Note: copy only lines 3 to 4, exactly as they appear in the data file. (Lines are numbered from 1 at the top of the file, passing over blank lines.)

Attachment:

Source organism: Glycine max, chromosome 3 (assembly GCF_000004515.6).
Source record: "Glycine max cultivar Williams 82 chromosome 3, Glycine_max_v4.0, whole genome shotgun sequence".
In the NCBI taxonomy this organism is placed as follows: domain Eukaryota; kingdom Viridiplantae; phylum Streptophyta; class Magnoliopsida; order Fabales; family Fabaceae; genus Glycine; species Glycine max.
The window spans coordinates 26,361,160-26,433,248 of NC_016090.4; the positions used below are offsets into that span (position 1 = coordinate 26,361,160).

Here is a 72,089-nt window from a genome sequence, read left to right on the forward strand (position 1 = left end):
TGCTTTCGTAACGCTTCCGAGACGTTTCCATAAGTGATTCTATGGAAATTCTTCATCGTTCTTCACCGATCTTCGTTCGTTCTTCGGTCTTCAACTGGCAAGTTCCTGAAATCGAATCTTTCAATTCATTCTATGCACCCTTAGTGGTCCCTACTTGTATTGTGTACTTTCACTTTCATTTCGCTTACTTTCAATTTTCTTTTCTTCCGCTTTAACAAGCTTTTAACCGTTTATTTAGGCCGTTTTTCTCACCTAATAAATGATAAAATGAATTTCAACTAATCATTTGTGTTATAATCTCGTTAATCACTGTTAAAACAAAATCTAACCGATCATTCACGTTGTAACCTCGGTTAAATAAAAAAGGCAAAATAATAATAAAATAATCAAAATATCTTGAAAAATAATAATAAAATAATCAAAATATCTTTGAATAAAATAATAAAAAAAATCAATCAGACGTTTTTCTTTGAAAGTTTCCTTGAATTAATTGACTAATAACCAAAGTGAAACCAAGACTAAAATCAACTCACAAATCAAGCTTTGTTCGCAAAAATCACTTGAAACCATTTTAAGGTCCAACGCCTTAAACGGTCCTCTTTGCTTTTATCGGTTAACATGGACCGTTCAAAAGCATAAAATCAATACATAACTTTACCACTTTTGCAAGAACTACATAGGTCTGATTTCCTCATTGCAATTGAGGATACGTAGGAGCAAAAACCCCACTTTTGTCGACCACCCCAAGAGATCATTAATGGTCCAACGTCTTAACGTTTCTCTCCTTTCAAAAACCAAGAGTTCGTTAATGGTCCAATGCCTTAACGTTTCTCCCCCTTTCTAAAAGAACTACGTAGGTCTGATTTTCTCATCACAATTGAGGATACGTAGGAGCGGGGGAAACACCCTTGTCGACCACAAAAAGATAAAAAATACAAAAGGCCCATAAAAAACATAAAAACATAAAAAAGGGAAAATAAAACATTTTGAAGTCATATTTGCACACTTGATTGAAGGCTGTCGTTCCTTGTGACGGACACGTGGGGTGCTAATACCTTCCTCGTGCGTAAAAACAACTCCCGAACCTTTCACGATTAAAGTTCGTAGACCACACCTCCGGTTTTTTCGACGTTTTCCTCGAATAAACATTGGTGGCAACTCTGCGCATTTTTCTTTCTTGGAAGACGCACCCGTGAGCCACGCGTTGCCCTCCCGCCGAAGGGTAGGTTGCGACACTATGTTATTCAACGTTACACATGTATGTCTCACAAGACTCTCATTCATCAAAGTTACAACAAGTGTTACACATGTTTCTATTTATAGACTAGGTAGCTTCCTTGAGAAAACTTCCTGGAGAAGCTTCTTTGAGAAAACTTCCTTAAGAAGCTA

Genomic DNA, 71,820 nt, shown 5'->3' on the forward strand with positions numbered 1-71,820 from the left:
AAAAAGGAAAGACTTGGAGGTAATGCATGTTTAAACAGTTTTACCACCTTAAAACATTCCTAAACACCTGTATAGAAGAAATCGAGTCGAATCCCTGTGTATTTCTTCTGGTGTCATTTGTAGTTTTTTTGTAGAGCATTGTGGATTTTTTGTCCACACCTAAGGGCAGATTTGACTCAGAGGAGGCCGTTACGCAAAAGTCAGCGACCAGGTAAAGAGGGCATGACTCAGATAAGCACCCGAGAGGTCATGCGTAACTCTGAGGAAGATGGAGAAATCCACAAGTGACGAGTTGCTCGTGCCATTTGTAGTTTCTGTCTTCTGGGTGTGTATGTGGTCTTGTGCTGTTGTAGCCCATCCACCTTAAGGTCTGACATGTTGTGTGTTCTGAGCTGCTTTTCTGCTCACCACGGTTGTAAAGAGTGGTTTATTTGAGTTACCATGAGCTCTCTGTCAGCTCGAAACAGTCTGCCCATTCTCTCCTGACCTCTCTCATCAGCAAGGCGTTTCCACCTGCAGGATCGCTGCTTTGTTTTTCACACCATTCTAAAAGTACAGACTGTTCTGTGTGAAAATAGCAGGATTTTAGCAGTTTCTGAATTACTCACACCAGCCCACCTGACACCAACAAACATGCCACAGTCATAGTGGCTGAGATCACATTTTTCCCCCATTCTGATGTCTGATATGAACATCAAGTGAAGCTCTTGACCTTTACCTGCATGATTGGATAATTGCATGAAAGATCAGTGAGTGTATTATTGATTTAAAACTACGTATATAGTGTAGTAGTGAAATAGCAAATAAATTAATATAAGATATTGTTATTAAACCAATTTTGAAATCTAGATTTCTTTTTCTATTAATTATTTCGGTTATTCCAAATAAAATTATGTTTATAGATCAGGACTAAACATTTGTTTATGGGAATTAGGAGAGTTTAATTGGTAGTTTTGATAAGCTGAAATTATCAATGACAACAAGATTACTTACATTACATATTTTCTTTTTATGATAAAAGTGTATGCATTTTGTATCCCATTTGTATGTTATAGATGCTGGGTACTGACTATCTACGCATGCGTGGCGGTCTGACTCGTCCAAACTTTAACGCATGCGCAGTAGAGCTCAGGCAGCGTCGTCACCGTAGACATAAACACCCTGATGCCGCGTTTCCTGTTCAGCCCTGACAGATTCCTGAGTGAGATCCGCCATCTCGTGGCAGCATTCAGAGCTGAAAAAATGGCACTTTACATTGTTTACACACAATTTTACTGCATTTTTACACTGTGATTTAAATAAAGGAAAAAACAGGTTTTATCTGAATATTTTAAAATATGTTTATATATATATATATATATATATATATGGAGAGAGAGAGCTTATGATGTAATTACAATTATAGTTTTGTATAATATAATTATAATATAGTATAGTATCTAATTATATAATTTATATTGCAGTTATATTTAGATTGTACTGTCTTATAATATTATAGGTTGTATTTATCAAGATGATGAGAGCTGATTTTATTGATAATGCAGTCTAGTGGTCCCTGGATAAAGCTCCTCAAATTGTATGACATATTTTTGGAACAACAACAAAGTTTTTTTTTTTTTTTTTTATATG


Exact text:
In the NCBI taxonomy this organism is placed as follows: domain Eukaryota; kingdom Viridiplantae; phylum Streptophyta; class Magnoliopsida; order Fabales; family Fabaceae; genus Glycine; species Glycine max.
The window spans coordinates 26,361,160-26,433,248 of NC_016090.4; the positions used below are offsets into that span (position 1 = coordinate 26,361,160).